Welcome back to the 255! We are quickly approaching the last few faculty spotlights in our Meet the Division series. This week we wanted to feature the Director of Academic Writing at MMC. She is a vital member of the community and shapes much of the curriculum that stretches beyond the HUMSOC division.
MEET DIANA EPELBAUM
In addition to being the Director of Academic Writing, Professor Epelbaum teaches introductory and advanced writing courses offered for all students at MMC. This semester, Dr. Epelbaum teaches a Writ 101 course that explores “writing about writing” linked with a NYC Seminar, and an AIP course entitled “Race and Place in Natural Histories of the Americas.” Her research interests include Writing and Rhetoric Studies, Early American Literature, and History of Science. Her current book project Empire and Ecology: Gender and Place in Women’s Natural Histories of the Americas, 1688-1808 explores 17th and 18th century women naturalists who disrupted imperial modes of knowledge production and offered alternate visions of the Americas. The New York Times awarded Professor Epelbaum the “Teachers Who Make a Difference Award,” for her excellence in teaching.
- What is your favorite course/subject to teach here at Marymount? Why does this course interest you the most?
- I love teaching writing. In these courses, we spend a lot of time on reflection and introspection (and I do, too). We explore our educational journeys, individual writing habits, practices, blocks, preconceptions, emotions, and processes, and work to transform ourselves as writers, readers, and thinkers.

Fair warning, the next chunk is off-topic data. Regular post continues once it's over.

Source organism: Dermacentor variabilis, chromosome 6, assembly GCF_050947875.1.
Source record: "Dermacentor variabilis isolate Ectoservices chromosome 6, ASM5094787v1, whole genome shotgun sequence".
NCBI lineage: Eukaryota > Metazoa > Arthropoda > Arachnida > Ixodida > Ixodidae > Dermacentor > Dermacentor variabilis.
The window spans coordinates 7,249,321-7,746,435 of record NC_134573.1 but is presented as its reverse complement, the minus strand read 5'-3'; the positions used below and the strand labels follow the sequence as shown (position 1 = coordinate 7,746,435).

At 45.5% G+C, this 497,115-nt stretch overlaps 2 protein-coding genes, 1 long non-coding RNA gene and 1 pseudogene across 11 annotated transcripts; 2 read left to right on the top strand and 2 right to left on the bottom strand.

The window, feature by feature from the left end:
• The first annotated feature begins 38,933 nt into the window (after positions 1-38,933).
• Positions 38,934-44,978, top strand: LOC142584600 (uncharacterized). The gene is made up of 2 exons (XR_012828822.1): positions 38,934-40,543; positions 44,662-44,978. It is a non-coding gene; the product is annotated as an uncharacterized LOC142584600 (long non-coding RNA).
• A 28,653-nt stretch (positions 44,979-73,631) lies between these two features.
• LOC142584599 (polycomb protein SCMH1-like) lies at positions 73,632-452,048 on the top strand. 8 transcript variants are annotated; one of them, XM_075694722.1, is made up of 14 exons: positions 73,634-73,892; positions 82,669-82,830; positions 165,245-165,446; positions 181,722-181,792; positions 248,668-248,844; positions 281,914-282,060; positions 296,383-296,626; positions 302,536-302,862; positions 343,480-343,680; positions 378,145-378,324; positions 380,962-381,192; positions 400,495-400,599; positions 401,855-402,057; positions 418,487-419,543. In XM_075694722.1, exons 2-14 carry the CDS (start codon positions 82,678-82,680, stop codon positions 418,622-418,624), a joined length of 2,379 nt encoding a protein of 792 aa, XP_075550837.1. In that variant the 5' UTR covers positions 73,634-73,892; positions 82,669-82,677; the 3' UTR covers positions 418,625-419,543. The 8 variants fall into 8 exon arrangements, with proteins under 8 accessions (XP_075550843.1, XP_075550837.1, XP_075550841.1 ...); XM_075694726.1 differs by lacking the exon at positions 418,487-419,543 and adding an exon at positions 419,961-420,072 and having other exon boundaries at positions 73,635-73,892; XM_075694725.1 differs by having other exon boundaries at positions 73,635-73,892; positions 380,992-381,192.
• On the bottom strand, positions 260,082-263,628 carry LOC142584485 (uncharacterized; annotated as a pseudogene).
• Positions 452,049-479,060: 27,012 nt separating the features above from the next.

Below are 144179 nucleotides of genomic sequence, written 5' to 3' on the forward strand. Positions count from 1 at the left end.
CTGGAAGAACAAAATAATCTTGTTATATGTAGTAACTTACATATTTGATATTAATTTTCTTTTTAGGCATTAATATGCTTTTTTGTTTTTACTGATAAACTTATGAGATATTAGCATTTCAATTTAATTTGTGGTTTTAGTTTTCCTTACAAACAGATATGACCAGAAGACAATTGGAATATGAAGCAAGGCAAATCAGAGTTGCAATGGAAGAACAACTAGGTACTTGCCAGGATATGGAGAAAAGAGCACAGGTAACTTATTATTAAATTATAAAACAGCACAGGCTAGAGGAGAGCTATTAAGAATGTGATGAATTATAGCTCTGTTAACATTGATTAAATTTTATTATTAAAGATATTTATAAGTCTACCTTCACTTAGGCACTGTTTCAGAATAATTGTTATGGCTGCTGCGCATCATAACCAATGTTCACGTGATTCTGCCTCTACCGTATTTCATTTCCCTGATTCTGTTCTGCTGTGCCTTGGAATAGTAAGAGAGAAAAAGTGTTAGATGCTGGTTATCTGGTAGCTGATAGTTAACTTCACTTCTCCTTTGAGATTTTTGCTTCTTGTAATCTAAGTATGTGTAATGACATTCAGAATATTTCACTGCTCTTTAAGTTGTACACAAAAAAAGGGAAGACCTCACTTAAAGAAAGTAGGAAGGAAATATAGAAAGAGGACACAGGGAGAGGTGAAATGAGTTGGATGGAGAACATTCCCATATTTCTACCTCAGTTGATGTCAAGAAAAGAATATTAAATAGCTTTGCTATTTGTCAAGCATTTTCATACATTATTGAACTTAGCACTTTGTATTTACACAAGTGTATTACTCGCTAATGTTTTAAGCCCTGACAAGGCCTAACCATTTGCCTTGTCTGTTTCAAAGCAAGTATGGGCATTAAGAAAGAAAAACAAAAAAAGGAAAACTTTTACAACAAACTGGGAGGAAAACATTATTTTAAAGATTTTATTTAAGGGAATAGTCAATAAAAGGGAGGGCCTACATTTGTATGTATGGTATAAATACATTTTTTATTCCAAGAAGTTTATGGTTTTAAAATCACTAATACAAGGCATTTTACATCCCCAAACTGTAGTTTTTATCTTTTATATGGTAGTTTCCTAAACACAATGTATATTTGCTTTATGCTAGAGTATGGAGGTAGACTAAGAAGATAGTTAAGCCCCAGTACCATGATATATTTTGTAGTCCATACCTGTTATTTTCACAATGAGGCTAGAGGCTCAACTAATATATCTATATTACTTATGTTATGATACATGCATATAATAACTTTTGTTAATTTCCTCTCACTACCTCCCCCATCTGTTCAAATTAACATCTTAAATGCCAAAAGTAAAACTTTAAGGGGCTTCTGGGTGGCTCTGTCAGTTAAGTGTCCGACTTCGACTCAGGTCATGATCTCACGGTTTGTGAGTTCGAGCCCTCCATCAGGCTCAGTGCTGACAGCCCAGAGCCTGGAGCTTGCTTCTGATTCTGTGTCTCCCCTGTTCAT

- What pedagogical approaches do you use when teaching? Why do you believe that this method is the most effective in engaging students?
- I use a lot of metacognition in my courses. This means everything is transparent–why and how I ask students to complete certain tasks, and why and how these tasks might transfer to other situations, both academic and personal. Metacognition creates awareness around our processes and liberates us to make interdisciplinary connections.
- Why did you choose your individual career and/or field of study?
- I think this career chose me! From the time I was a kid, everyone told me I would teach, and once I taught my first high school class, I never wanted to do anything else! As a literature teacher, I always gave a lot of class time to writing, but when I went for my doctorate, I realized that writing was a whole field of study, and I’ve been teaching writing ever since. I learn so much from my students, and every year is different.
- What is your favorite activity to do when you are not teaching?
- I love to hike, camp, garden, do anything outdoorsy. I love to travel, and I’m really into travel photography. Attaching a few travel shots here!
- Do you own any pets? If so, how many? If not, why?
- I have a ten year-old mutt named Frannie, adopted from Miami-Dade Animal Shelter. She is my constant companion. Here’s a pic!
- What is advice would you give to Marymount students in today’s uncertain and rapidly evolving world?
- The most important advice I’d give to MMC students is to keep challenging yourself to make connections, to think associatively rather than linearly. We are not in a linear world, and many career paths are no longer linear journeys. The more connections you actively make among your classes, and among your classes and personal and professional contexts, the more successful you’ll be at thinking outside the box and creatively approaching the work you ultimately choose.
Thanks to Professor Epelbaum for sharing with us these wonderful pictures and responses. We look forward to bringing you more stories from our HUMSOC fam later this week! As always, a friendly reminder to be kind, stay safe, and write more.